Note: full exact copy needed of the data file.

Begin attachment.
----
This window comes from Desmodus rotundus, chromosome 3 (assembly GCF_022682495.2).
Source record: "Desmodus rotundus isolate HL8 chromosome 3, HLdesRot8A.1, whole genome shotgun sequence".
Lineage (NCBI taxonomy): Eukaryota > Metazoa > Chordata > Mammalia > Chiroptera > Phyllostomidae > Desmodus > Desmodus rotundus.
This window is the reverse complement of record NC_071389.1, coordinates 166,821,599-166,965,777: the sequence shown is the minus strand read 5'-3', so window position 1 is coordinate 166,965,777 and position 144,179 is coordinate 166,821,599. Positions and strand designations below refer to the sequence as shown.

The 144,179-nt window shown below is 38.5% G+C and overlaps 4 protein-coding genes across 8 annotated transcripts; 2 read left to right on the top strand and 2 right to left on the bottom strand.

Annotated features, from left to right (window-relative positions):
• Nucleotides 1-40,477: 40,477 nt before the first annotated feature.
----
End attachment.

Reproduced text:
This window comes from Desmodus rotundus, chromosome 3 (assembly GCF_022682495.2).
Source record: "Desmodus rotundus isolate HL8 chromosome 3, HLdesRot8A.1, whole genome shotgun sequence".
Lineage (NCBI taxonomy): Eukaryota > Metazoa > Chordata > Mammalia > Chiroptera > Phyllostomidae > Desmodus > Desmodus rotundus.
This window is the reverse complement of record NC_071389.1, coordinates 166,821,599-166,965,777: the sequence shown is the minus strand read 5'-3', so window position 1 is coordinate 166,965,777 and position 144,179 is coordinate 166,821,599. Positions and strand designations below refer to the sequence as shown.

The 144,179-nt window shown below is 38.5% G+C and overlaps 4 protein-coding genes across 8 annotated transcripts; 2 read left to right on the top strand and 2 right to left on the bottom strand.

Annotated features, from left to right (window-relative positions):
• Nucleotides 1-40,477: 40,477 nt before the first annotated feature.